How to put desktop into 'endless sleep' mode? - General Hardware - Desktop - Dell Community

How to put desktop into 'endless sleep' mode?

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How to put desktop into 'endless sleep' mode?

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I have two side-by-side computers running the same version of Windows 10 and programmed identically for sleep mode.  One machine (another brand) responds to sleep programming as I would expect.  The other computer, a Dell Inspiron 3650, will not stay in the sleep model, but goes into some sort of hibernate mode and shuts itself off completely after a few hours.

When I put the non-Dell computer to sleep, it flashes its power button and remains in that state until I wake it up manually.. days or weeks later.  Even when it's asleep, the USB ports remain powered, which is important in my application because of a USB-connected development platform that needs to be maintained 24/7.

The Dell goes to sleep, flashes its power button, but then turns off completely after a couple of hours.  When this happens the USB ports go dead as well.  For all practical purposes it's OFF, and requires a push of the power button to bring it back to life.  Windows, in the meantime, must have been blasted into some sort of memory, because when I turn the computer back on Windows is already loaded and running just as it was when I put the computer to sleep.  When I push the power button I get the Dell-logo splash screen, just as you would when booting after shutdown, but Windows shows up almost immediately, ready to go; that is, it doesn't have to load from scratch.

I went into the BIOS and disabled any auto-sleep or other power-related functions; any ideas how I can keep this computer from shutting down?  Thanks.

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  • My answer to the problem in your other thread will probably help this problem too. But with these extra steps...

    While in Device Manager, expand the list under Human Interface Devices and then double-click each HID entry. If the item has a Power Management tab, make sure "Allow PC to turn off..." is not checked.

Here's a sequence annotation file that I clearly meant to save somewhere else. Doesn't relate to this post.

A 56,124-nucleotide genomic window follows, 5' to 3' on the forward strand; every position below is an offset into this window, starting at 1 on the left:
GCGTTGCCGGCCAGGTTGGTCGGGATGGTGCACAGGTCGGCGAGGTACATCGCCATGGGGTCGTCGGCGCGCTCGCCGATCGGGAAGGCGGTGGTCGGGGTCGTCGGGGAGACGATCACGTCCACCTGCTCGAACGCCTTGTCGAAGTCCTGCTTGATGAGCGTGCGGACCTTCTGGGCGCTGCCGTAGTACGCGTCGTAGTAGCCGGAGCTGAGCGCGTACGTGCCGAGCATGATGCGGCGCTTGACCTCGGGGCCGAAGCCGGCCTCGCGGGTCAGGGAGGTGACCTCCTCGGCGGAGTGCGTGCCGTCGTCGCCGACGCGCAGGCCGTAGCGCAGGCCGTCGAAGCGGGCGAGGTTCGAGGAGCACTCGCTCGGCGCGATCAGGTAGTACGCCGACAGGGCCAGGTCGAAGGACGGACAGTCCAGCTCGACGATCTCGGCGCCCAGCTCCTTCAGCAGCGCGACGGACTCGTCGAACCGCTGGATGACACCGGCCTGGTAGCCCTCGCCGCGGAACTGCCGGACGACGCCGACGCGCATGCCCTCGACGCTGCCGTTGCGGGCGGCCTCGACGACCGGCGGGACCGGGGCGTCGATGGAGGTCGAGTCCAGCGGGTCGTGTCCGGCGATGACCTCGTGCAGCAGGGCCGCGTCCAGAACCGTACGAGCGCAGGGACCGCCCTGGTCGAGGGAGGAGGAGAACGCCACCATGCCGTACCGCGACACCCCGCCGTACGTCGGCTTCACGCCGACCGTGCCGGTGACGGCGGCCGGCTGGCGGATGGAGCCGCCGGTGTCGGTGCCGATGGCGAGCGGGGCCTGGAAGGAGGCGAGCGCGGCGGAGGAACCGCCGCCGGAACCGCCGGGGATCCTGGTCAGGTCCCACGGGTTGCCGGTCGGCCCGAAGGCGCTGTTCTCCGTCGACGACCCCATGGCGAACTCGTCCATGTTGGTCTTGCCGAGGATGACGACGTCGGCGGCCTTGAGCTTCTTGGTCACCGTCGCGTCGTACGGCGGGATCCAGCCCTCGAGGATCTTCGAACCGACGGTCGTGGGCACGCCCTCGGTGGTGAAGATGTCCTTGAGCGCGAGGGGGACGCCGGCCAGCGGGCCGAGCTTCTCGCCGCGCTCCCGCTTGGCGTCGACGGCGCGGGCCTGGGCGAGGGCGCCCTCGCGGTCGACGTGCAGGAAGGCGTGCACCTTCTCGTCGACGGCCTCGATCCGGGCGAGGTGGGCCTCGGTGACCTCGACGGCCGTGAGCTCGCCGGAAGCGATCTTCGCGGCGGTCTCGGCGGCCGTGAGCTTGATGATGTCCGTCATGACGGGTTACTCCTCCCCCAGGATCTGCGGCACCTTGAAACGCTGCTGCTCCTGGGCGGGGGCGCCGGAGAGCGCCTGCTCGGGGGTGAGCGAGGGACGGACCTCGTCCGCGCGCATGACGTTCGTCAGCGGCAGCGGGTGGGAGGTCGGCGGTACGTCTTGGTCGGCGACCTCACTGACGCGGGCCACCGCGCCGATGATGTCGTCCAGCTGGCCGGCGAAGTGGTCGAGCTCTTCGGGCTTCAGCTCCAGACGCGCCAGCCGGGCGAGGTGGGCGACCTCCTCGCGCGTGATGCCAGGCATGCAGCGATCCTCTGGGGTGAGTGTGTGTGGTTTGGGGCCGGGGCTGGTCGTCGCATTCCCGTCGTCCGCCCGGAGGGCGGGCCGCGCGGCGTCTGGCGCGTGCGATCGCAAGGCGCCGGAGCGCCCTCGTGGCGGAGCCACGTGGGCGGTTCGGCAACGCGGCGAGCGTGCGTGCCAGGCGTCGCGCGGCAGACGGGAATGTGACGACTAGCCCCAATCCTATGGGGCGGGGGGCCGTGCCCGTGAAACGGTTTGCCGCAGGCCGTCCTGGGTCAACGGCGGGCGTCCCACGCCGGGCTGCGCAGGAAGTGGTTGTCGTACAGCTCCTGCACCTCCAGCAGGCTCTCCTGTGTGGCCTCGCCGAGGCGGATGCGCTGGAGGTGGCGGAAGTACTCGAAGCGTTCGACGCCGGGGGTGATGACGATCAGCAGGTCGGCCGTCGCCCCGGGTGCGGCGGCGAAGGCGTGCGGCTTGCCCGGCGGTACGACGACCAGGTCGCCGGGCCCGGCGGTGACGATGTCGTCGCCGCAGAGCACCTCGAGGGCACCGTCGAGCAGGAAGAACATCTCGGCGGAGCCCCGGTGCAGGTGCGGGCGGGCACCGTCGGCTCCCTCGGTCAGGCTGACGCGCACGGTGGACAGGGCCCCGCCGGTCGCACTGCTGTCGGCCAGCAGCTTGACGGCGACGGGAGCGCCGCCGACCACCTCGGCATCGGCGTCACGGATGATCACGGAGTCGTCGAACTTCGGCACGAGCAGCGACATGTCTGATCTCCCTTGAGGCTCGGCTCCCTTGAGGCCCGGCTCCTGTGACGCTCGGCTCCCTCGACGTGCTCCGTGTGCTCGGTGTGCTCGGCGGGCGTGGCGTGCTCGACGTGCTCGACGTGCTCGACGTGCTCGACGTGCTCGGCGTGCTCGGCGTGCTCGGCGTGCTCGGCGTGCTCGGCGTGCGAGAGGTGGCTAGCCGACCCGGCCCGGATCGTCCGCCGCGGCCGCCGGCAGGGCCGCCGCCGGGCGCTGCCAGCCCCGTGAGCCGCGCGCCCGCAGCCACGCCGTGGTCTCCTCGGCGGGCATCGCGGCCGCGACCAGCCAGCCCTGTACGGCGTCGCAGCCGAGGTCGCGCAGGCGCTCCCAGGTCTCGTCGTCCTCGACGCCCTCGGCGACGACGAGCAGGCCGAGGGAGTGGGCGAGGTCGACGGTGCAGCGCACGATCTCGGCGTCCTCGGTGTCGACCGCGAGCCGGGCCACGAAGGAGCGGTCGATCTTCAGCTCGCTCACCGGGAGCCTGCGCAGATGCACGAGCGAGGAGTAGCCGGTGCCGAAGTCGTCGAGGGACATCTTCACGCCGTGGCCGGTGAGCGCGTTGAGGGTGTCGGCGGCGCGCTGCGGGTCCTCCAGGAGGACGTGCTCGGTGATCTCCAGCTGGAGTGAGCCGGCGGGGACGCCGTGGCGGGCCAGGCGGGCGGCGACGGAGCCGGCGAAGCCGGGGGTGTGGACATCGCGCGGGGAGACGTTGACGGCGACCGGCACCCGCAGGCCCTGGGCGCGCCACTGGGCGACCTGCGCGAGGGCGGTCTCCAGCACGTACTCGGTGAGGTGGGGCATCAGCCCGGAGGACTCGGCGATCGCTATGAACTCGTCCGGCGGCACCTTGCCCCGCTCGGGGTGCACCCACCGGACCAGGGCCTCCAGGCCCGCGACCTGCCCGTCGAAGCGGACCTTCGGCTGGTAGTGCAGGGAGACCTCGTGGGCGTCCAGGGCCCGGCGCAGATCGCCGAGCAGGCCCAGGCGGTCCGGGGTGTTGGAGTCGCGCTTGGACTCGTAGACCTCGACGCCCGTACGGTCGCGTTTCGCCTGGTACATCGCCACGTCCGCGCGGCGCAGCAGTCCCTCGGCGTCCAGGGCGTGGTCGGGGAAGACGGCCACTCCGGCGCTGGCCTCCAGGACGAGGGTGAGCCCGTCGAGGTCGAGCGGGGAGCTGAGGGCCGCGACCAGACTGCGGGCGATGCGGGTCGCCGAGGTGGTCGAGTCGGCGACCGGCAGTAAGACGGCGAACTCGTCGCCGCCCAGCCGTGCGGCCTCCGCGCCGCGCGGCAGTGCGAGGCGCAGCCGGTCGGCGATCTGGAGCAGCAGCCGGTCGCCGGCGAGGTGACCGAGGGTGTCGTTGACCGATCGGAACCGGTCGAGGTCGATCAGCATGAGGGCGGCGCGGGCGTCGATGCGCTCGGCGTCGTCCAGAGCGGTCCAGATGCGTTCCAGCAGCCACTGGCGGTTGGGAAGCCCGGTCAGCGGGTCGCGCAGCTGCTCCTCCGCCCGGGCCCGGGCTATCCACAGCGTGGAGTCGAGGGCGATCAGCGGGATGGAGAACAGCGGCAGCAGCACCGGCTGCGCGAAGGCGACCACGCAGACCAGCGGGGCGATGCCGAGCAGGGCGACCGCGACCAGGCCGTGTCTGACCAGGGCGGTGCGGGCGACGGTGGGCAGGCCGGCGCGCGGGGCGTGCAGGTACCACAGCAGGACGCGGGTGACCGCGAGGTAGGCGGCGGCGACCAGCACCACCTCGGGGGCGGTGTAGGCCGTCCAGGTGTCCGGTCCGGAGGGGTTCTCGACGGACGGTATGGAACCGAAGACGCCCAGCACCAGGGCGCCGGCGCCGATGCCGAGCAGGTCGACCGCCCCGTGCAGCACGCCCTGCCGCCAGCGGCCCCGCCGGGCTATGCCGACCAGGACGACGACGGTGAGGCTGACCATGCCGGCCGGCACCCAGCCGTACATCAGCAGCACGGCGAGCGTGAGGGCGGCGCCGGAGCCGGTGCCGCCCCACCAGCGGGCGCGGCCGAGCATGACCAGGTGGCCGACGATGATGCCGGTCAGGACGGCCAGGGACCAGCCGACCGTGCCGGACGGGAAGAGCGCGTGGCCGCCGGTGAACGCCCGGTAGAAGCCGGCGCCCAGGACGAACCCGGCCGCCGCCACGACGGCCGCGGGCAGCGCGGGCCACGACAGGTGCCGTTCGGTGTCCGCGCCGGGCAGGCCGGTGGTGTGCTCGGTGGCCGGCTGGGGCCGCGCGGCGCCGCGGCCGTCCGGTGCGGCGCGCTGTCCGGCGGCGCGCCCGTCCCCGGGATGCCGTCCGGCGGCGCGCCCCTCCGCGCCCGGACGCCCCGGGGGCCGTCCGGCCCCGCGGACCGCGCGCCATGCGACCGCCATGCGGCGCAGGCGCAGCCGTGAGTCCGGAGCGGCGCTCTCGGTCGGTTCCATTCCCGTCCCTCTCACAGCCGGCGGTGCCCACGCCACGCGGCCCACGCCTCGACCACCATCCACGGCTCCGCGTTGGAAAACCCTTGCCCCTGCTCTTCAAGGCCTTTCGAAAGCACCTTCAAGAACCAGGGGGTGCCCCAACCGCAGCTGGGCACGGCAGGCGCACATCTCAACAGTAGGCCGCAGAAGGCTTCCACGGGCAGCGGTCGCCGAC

Then go to the Power plan and disable USB Selective Suspend, and also disable Hybrid Sleep and set Hibernation to Never.

    Reboot when done.

    If this answers your question, please click  Yes

    Ron

    Forum Member since 2004

    I am NOT a Dell employee

  • Hey, Ron,

    Thanks very much for the speedy reply to both questions.  I've answered each in its proper spot.

    With respect to the sleep issue, I followed your instructions and was dismayed to find that most settings you suggested were already set.  I went through the entire Device Manager tree and did find a couple of "Allow computer to turn off..." which I then unchecked.  One was: Intel(R) Management Engine Interface, which is Greek to me, but I unchecked the box anyway.  Sorry to say the problem is still with me, although I do have some additional information.

    In my initial post I accused the computer of going from sleep to OFF after several hours.  This is wrong.  It's consistently after 3 minutes and fifty-something seconds.  My earlier observation was just coming back after a couple of hours and finding the machine off, but it actually happens a lot quicker.

    What I notice is that the computer goes into sleep, the power button flashes, and then at 3:55 or so it wakes up... the hard drive comes alive and the tiny LED flashes, but the monitor stays dark.  After maybe 20 or 30 seconds, then the whole thing shuts off.  Oh, Windows is definitely saved in its existing state, for when I then wake it up by pushing the button, it's loaded and ready to rock 'n roll.

    So I tried something.  I went back into Device Manager and set one item to: Allow this device to wake the computer.  I allowed the keyboard to do the waking-up, even though that's not what I want.  I put it back to sleep and the same sequence repeated: sleep  -  wake-no-monitor  -   shut off.  And, of course, hitting the keyboard at that point does nothing as the USB ports are unpowered after it shuts off.